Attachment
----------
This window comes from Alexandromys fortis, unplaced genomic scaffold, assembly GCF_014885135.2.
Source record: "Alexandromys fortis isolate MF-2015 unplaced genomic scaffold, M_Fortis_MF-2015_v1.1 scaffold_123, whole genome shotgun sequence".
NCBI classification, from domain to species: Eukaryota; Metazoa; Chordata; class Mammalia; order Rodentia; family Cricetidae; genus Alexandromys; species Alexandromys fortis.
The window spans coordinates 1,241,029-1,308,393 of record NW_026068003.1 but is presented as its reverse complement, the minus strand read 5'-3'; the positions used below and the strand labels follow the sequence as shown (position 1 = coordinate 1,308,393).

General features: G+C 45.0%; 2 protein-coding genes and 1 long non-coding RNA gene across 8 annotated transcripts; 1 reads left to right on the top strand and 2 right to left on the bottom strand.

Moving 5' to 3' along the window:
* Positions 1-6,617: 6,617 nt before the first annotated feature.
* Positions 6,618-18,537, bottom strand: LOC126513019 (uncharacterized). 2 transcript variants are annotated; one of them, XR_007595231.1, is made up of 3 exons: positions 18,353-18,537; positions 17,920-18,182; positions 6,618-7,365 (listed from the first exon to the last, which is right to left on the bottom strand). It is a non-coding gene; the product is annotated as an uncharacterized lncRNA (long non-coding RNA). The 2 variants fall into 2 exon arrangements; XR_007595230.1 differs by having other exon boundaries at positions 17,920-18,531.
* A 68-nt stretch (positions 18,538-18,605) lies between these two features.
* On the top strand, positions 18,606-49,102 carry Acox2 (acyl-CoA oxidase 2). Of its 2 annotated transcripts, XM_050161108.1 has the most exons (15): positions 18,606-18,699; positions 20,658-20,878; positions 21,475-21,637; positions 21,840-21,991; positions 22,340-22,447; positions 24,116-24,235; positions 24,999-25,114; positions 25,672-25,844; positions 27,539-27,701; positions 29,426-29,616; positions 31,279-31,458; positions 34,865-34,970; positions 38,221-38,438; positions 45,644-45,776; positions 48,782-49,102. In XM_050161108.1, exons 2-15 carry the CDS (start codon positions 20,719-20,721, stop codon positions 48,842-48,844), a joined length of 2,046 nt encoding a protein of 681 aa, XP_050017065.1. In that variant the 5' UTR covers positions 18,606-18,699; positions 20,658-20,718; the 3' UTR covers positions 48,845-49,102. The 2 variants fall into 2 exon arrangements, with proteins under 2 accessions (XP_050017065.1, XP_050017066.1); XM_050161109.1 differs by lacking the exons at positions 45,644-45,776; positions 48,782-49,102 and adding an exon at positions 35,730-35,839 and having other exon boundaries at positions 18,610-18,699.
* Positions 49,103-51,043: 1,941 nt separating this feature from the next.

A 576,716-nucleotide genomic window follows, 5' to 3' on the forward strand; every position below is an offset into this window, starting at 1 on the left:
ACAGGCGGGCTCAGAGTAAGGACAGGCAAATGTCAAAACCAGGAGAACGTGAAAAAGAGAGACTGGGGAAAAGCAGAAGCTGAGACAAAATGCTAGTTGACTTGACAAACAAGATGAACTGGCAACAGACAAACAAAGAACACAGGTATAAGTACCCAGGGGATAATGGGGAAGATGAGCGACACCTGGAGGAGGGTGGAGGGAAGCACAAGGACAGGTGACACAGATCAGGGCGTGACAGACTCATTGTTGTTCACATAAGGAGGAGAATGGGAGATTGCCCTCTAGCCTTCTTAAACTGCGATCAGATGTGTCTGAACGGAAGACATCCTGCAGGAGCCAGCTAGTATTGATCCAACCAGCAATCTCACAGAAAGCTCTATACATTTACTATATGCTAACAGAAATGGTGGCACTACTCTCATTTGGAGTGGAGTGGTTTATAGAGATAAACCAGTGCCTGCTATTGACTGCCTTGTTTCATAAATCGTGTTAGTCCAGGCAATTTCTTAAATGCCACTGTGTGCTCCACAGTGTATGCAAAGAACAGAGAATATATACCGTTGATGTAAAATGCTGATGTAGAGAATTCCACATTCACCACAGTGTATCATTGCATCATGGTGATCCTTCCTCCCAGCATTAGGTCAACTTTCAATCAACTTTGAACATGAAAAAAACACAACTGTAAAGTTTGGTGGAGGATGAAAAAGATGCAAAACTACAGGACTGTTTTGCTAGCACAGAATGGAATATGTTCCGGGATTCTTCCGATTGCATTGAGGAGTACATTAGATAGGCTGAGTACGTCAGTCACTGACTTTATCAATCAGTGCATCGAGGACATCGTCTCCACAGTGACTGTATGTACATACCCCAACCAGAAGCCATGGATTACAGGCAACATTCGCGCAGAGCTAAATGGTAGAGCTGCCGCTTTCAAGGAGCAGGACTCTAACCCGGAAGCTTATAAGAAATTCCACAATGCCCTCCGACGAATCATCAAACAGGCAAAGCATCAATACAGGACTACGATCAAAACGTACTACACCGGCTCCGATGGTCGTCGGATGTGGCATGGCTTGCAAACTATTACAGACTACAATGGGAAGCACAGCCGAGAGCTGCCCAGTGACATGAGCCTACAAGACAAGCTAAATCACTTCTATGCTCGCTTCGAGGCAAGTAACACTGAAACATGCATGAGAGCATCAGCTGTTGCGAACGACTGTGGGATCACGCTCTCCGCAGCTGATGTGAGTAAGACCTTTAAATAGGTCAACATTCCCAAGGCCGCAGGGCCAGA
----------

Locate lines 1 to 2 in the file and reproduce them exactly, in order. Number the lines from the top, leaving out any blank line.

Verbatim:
This window comes from Alexandromys fortis, unplaced genomic scaffold, assembly GCF_014885135.2.
Source record: "Alexandromys fortis isolate MF-2015 unplaced genomic scaffold, M_Fortis_MF-2015_v1.1 scaffold_123, whole genome shotgun sequence".